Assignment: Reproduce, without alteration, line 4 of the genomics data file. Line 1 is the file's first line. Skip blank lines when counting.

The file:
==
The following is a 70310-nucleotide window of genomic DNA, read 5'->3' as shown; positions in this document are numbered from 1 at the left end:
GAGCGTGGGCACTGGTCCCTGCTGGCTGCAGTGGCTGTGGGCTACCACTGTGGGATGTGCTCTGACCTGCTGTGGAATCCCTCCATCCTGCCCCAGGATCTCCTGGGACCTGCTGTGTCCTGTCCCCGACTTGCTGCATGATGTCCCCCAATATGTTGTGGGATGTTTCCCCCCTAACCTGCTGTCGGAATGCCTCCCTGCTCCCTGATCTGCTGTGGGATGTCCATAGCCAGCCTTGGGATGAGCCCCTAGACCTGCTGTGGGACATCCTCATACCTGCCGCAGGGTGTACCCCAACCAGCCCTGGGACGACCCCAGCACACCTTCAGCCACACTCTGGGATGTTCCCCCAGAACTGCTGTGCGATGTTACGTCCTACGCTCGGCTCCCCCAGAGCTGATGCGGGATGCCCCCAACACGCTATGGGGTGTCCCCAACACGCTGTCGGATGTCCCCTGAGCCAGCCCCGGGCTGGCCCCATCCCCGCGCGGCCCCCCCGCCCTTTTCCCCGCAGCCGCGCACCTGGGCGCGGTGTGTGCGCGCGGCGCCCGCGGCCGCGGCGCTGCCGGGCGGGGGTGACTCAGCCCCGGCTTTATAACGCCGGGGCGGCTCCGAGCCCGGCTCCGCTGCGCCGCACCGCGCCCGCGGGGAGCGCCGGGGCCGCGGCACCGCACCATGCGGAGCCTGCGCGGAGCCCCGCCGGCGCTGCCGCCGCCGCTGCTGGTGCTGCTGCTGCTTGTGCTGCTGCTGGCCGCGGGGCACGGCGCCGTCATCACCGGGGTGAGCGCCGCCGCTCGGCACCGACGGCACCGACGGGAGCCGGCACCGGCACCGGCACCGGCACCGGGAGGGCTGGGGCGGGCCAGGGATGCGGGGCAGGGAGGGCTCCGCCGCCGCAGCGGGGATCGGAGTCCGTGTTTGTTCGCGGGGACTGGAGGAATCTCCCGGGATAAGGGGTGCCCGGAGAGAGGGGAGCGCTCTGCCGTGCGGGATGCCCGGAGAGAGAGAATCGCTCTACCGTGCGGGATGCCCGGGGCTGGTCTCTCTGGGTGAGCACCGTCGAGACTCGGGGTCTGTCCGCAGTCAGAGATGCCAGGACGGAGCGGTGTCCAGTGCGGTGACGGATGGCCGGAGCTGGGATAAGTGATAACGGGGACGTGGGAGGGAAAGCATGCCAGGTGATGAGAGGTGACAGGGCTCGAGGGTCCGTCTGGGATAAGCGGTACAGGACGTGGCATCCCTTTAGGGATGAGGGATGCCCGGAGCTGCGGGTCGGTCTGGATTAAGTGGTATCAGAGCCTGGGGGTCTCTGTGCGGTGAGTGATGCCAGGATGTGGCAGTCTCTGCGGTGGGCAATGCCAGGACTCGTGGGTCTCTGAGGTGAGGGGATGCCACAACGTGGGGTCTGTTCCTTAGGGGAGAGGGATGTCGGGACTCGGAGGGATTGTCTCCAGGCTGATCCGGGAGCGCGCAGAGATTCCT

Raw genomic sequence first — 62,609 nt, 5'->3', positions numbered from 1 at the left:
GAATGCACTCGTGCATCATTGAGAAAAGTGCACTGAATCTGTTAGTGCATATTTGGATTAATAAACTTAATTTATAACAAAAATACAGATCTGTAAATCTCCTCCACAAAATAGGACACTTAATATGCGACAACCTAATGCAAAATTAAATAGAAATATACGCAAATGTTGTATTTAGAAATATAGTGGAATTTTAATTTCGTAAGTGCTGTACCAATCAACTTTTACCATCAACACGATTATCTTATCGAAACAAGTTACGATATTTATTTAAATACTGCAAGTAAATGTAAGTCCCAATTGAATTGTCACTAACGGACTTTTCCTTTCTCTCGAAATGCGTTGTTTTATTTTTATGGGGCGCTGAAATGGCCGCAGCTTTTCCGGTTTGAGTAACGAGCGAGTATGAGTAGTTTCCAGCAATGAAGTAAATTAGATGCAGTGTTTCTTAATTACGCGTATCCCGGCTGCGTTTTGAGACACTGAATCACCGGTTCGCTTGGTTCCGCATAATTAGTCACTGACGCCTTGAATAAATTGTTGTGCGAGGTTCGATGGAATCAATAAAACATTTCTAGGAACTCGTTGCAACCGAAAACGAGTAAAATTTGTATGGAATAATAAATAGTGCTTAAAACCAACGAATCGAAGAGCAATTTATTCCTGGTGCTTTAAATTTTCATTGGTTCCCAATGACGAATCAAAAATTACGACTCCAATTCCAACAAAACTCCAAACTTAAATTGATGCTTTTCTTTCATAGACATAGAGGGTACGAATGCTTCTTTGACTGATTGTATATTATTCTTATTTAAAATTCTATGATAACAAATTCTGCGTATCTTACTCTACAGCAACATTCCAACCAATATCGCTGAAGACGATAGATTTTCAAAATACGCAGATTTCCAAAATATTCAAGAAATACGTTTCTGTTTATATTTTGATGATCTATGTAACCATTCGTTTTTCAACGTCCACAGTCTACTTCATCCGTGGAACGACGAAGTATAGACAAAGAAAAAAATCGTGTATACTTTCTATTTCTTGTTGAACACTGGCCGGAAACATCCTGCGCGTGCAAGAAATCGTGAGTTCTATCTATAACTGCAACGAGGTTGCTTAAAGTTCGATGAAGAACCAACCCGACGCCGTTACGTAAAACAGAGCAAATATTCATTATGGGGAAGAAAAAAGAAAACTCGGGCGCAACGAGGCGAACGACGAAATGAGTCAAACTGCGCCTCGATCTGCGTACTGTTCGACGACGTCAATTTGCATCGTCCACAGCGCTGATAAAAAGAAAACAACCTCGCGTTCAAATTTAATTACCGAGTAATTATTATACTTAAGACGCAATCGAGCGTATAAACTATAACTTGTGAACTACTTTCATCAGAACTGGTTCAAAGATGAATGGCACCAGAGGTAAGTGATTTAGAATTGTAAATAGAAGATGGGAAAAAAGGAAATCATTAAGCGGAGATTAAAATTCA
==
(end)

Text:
GAATGCACTCGTGCATCATTGAGAAAAGTGCACTGAATCTGTTAGTGCATATTTGGATTAATAAACTTAATTTATAACAAAAATACAGATCTGTAAATCTCCTCCACAAAATAGGACACTTAATATGCGACAACCTAATGCAAAATTAAATAGAAATATACGCAAATGTTGTATTTAGAAATATAGTGGAATTTTAATTTCGTAAGTGCTGTACCAATCAACTTTTACCATCAACACGATTATCTTATCGAAACAAGTTACGATATTTATTTAAATACTGCAAGTAAATGTAAGTCCCAATTGAATTGTCACTAACGGACTTTTCCTTTCTCTCGAAATGCGTTGTTTTATTTTTATGGGGCGCTGAAATGGCCGCAGCTTTTCCGGTTTGAGTAACGAGCGAGTATGAGTAGTTTCCAGCAATGAAGTAAATTAGATGCAGTGTTTCTTAATTACGCGTATCCCGGCTGCGTTTTGAGACACTGAATCACCGGTTCGCTTGGTTCCGCATAATTAGTCACTGACGCCTTGAATAAATTGTTGTGCGAGGTTCGATGGAATCAATAAAACATTTCTAGGAACTCGTTGCAACCGAAAACGAGTAAAATTTGTATGGAATAATAAATAGTGCTTAAAACCAACGAATCGAAGAGCAATTTATTCCTGGTGCTTTAAATTTTCATTGGTTCCCAATGACGAATCAAAAATTACGACTCCAATTCCAACAAAACTCCAAACTTAAATTGATGCTTTTCTTTCATAGACATAGAGGGTACGAATGCTTCTTTGACTGATTGTATATTATTCTTATTTAAAATTCTATGATAACAAATTCTGCGTATCTTACTCTACAGCAACATTCCAACCAATATCGCTGAAGACGATAGATTTTCAAAATACGCAGATTTCCAAAATATTCAAGAAATACGTTTCTGTTTATATTTTGATGATCTATGTAACCATTCGTTTTTCAACGTCCACAGTCTACTTCATCCGTGGAACGACGAAGTATAGACAAAGAAAAAAATCGTGTATACTTTCTATTTCTTGTTGAACACTGGCCGGAAACATCCTGCGCGTGCAAGAAATCGTGAGTTCTATCTATAACTGCAACGAGGTTGCTTAAAGTTCGATGAAGAACCAACCCGACGCCGTTACGTAAAACAGAGCAAATATTCATTATGGGGAAGAAAAAAGAAAACTCGGGCGCAACGAGGCGAACGACGAAATGAGTCAAACTGCGCCTCGATCTGCGTACTGTTCGACGACGTCAATTTGCATCGTCCACAGCGCTGATAAAAAGAAAACAACCTCGCGTTCAAATTTAATTACCGAGTAATTATTATACTTAAGACGCAATCGAGCGTATAAACTATAACTTGTGAACTACTTTCATCAGAACTGGTTCAAAGATGAATGGCACCAGAGGTAAGTGATTTAGAATTGTAAATAGAAGATGGGAAAAAAGGAAATCATTAAGCGGAGATTAAAATTCA